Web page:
A veteran leader of the Taliban has expressed strong doubts the group can win the war in Afghanistan, adding he's relieved Osama bin Laden is dead and that a large majority of insurgents consider al-Qaeda "a plague."

"It is in the nature of war that both sides dream of victory. But the balance of power in the Afghan conflict is obvious," said the unidentified Taliban member, in an interview with The New Statesman

"It would take some kind of divine intervention for the Taliban to win this war."

The interview was conducted by former diplomat and author Michael Semple, who described the Taliban leader as “one of the most senior surviving Taliban commanders and a confidant of the movement’s leadership."

The commander also had harsh words for al-Qaeda, saying at least 70 per cent of the Taliban are angry at the group.

"Our people consider al-Qaeda to be a plague that was sent down to us by the heavens. Some even concluded that al-Qaeda are actually the spies of America."

'Relieved' about bin Laden's death

He said the Taliban initially welcomed al-Qaeda, but al-Qaeda members abused the Taliban's hospitality, and it was while he was in the Guantanamo Bay detention facility in Cuba that he realized al-Qaeda's disloyalty.

"To tell the truth, I was relieved at the death of Osama. Through his policies, he destroyed Afghanistan. If he really believed in jihad he should have gone to Saudi Arabia and done jihad there, rather than wrecking our country."

The Taliban commander added that capturing Kabul "is a very distant prospect," and any Taliban leader expecting to be able to capture Afghanistan capital "is making a grave mistake."

"The leadership knows the truth – that they cannot prevail over the power they confront."

But the commander said insurgents will continue to fight as long Taliban leader Mullah Omar remains alive.

Related on HuffPost:

Loading Slideshow...
  • Al Qaeda Attacks Timeline

    Feb. 26, 1993 - A bomb explodes in the garage of the World Trade Center.

  • Aug. 7, 1998

    Truck bombs hit the American embassies in Kenya and Tanzania.

  • Oct. 12, 2000

    The U.S.S. Cole came under attack in the Yemeni city of Aden.

  • Sept. 11, 2001

    Planes fly into the World Trade Towers and the Pentagon. Another plane crashes in Pennsylvania.

  • April 11, 2002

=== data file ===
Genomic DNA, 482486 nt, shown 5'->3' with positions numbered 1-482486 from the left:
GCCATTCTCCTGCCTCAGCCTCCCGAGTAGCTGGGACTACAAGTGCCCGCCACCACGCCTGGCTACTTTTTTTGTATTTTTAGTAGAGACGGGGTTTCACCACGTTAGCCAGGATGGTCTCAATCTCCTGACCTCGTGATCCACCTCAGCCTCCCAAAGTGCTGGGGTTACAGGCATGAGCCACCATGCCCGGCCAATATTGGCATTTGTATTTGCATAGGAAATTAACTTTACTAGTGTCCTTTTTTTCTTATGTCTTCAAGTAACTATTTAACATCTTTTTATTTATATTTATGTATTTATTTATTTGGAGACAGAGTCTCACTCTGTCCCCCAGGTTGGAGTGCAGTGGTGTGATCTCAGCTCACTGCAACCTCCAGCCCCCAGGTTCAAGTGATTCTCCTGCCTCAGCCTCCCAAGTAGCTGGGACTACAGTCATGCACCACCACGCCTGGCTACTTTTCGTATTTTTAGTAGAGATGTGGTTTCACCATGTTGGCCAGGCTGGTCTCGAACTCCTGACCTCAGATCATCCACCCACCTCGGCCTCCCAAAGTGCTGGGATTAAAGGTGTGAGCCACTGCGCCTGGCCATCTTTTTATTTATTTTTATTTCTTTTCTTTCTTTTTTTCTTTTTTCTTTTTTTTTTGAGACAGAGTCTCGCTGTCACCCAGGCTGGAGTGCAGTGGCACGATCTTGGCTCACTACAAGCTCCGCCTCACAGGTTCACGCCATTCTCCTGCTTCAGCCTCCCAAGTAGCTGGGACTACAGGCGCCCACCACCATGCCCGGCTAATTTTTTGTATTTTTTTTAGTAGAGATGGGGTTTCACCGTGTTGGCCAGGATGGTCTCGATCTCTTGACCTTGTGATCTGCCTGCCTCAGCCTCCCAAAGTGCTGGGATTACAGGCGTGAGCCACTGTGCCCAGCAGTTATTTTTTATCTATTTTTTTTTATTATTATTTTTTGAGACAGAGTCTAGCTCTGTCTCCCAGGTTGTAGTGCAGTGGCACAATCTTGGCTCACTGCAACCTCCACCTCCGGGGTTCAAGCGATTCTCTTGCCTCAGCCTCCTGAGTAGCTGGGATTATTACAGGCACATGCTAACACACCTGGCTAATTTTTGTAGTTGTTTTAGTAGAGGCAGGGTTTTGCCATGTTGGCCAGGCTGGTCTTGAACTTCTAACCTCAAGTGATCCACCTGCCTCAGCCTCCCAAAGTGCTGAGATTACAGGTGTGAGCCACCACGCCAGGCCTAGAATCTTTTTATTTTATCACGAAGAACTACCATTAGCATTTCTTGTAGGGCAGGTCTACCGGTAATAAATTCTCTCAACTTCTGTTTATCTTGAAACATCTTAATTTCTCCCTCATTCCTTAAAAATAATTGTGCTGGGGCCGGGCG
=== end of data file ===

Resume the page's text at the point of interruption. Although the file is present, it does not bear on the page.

Explosion in the El Grhiba synagogue in Djerba, Tunisia.

  • Oct. 12, 2002

    Bombs explode in a nightclub in Bali, killing 202 people.

  • Nov. 28, 2002

    Suicide car bombers hit a hotel in Mombasa, Kenya.

  • May 12, 2003

    Al Qaeda bombers hit Riyadh, Saudi Arabia.

  • May 16, 2003

    Coordinated explosions hit Casablanca, Morocco.

  • Aug. 19, 2003

    The U.N. headquarters in Baghdad are hit by a truck filled with explosives.

  • Nov. 9, 2003

    Al Qaeda suicide bombers target a residential compound in Riyadh, Saudi Arabia.

  • March 11, 2004

    More than 130 people are killed by bombs in four trains in Madrid.

  • July 7, 2005

    Bombs explode in the London subway, killing 52 people.

  • Nov. 9, 2005

    Attacks on hotels in Amman, the Jordanian capital, are claimed by Al Qaeda in Iraq.

  • April 11, 2007

    Suicide bombs explode in the Algerian capital Algiers.

  • Dec. 11, 2007

    Al Qaeda claims responsibilities for attacks on U.N. offices in Algiers.

  • Dec. 25, 2009

    Nigerian Umar Farouk Abdulmutallab is accused of attempting to bomb a U.S.-bound plane.

  • Jan. 25, 2010

    Suicide bombers hit hotels in the Iraqi capital of Baghdad.

  • July 2010

    A French tourist is killed by al Qaeda in Morocco after being kidnapped in Niger.

  • Oct. 31, 2010

    Gunmen attack a church in Baghdad during Sunday mass.

  • Nov. 5, 2010

    Parcel bombs on their way to the United States are intercepted on planes in Britain and Dubai.

  • Jan. 2011

    Two Frenchmen were found dead in Niger after being abducted by al Qaeda in the Islamic Maghreb (AQIM).

  • April 28, 2011

    A bomb explodes in Morocco's tourist hub Marrakesh.